Monday, December 7, 2009

A Room with a View

Fairfax, 2008

I wish I could evoke the same feelings about a view in my writing that E.F. Forster did in A Room with a View, or portray it as well as Merchant & Ivory did in their movie version of the book.

But alas, the view I write of today is far less dramatic and a lot more irreverent.

For almost ten years I was research director at an advertising agency. We had offices in a number of cities. I was based at the agency’s headquarters in Norfolk, Virginia.

It was a wonderful agency. Great talents everywhere. The requisite number of idiosyncratic personalities you’d expect for an ad agency. Everyone passionate and obsessive about their work. The place had the kind of avuncular personality—our new business presentation, after all, was narrated by Bob & Ray—that once led AdWeek magazine to describe it as the kind of place where “Ward Cleaver would have worked if he’d been in advertising.”

The agency looked out for its people. But it didn’t believe in excessive spending on décor and fittings. The chief financial officer swore that the path to ad agency financial ruin was paved with Oriental rugs and lithe young receptionists with soft English accents. Consequently, workspaces were spare. New employees were sent to the basement to scavenge whatever ramshackle furniture and art they could find.

I would like to brag and impress upon you my importance in this operation by telling you that I had a corner office on the top floor with a floor-to-ceiling window half as wide as my office. Technically speaking, all of this is true. But the building was only two stories, the window was very skinny, my office was only twice as wide as the window and prior to me occupying it, the room had been a broom closet. The office overlooked an asphalt parking lot.

Diagonally behind our building was a company that made prosthetic devices. It was nothing to look out my window and see arms and legs of various compositions, sizes and colors set out to dry on the top of the dumpster behind their building.

Even more interesting was when customers would come in for new or replacement limb fittings. A lot of them were apparently military veterans and rough looking guys who looked as if they would have ridden in on motorcycles had they had a complete pair of legs.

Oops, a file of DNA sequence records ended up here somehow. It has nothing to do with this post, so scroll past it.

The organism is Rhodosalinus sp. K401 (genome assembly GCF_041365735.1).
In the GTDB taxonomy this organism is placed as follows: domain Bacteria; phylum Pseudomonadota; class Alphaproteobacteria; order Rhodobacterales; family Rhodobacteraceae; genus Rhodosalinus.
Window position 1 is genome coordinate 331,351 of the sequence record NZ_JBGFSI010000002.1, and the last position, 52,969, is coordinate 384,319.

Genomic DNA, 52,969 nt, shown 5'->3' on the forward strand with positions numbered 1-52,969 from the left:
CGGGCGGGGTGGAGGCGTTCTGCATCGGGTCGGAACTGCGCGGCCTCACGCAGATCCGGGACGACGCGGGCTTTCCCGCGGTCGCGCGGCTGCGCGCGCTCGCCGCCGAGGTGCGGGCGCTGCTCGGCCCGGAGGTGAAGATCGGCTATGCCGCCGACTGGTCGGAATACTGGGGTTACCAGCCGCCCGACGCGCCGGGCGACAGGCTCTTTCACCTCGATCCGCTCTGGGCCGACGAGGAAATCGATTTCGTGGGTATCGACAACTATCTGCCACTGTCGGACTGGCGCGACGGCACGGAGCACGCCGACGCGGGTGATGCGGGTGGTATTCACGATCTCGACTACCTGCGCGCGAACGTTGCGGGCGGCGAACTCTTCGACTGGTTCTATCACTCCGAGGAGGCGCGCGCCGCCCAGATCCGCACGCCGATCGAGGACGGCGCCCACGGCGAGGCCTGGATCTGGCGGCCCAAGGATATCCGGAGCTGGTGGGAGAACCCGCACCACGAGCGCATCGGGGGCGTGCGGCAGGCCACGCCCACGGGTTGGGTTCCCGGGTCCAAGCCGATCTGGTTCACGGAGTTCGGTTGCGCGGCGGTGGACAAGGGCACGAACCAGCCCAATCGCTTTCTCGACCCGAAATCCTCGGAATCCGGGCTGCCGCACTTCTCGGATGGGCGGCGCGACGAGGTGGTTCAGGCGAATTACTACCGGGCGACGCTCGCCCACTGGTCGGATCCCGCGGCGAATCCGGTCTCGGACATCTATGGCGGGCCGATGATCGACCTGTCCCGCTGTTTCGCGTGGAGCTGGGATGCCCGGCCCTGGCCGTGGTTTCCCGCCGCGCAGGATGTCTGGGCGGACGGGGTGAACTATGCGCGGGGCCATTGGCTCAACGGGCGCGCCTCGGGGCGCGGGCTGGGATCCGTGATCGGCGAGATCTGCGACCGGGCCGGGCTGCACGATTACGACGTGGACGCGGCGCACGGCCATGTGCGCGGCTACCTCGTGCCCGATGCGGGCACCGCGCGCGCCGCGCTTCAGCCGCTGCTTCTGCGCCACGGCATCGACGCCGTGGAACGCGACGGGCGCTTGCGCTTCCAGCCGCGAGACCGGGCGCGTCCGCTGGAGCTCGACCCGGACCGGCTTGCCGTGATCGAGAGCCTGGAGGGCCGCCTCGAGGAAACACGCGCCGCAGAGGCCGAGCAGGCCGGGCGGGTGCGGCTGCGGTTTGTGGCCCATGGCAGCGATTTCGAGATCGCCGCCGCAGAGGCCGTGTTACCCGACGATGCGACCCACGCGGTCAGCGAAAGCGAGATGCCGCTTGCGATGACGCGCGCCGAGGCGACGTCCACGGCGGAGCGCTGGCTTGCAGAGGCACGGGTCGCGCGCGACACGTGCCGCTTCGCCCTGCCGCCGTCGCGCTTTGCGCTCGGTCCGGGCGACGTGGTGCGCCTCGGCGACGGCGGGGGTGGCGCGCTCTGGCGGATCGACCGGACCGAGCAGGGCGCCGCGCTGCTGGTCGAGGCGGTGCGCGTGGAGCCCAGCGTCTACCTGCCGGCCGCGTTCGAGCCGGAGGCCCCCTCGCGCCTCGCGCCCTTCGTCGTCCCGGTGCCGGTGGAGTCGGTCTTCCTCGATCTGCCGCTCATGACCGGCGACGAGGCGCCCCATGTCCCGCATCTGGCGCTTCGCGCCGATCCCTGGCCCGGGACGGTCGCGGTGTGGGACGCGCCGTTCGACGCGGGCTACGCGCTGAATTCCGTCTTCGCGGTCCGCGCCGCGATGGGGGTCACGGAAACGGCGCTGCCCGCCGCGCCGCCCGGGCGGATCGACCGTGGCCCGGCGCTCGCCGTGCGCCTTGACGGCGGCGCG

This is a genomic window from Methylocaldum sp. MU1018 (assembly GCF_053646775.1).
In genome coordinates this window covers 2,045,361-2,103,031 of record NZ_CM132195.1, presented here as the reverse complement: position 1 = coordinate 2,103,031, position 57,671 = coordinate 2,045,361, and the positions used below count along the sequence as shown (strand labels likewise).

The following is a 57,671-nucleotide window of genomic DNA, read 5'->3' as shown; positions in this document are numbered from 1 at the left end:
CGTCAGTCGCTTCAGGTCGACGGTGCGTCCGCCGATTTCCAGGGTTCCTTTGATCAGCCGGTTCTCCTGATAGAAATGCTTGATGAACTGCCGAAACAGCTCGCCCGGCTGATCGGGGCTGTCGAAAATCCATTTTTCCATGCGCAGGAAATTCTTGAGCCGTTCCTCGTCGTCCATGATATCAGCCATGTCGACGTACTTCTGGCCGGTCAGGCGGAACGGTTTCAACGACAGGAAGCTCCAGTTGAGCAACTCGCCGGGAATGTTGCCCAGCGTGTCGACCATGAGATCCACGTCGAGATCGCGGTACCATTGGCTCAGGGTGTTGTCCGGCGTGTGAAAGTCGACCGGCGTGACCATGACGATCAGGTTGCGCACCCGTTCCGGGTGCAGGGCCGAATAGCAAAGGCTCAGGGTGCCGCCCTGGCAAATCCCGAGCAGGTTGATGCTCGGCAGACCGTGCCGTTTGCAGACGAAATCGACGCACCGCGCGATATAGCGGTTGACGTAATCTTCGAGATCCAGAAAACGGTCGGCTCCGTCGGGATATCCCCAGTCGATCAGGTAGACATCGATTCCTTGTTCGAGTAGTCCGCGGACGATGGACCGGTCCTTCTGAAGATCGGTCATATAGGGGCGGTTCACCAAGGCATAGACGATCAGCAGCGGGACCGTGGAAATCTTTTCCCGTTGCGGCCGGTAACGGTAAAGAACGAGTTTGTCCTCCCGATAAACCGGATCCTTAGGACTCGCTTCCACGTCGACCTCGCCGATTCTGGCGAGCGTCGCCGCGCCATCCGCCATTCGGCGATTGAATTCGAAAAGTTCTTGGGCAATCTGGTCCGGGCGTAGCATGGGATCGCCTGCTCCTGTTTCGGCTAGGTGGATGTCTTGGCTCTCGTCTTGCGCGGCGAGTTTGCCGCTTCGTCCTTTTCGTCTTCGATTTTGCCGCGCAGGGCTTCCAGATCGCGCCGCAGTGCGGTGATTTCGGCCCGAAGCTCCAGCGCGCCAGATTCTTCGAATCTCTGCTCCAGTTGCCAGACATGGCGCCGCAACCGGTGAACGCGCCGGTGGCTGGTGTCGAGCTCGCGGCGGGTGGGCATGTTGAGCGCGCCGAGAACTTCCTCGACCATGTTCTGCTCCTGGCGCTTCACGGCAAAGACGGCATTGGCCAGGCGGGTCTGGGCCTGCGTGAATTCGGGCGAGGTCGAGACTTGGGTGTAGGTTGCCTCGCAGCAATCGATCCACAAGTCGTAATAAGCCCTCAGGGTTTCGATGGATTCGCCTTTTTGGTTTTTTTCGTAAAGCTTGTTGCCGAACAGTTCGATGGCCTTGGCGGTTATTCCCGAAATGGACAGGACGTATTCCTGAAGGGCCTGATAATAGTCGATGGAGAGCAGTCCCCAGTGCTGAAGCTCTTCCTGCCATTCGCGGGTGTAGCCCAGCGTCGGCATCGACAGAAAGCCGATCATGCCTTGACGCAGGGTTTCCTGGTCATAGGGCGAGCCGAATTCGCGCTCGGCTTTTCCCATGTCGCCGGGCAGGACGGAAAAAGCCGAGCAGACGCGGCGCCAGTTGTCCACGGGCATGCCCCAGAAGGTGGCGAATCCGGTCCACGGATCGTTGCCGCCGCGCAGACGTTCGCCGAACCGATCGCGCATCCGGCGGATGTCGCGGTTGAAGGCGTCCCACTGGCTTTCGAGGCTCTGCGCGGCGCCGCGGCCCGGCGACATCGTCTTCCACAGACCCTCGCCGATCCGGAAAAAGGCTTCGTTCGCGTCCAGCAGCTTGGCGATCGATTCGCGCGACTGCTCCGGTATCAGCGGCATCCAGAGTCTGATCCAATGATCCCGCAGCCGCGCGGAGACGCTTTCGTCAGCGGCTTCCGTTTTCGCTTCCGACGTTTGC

I don’t know much about the making and fitting of artificial limbs. I gather it takes some time to get the fit of a new limb right. You’d see customers walk in the front of the store on crutches and out the back door to test new legs by taking a walk across our parking lot. They might repeat this exercise several times in an afternoon.

Because they used so much petroleum-based material to make prosthetic limbs—there was always a cloud of varnish vapors and WD40 in the air—customers weren’t allowed to smoke inside the store. It wasn’t uncommon to see one of the prosthetic technicians walk a one-legged customer out to the back of the store and prop him up against a wall so that he could have a smoke between fittings. Some days I’d look out my window and see not only all the limbs laid out to dry on the dumpster top, but also three or four rough looking limb-needy guys propped up against the alley wall, smoking cigarettes and talking jive about their time in “Nam.”


  1. That was a good one, Chris! I can just picture it all. Makes for a great tale.

  2. You know, I doubt you could have told as interesting a story about a view of a bucolic meadow with mountains rising in the distance.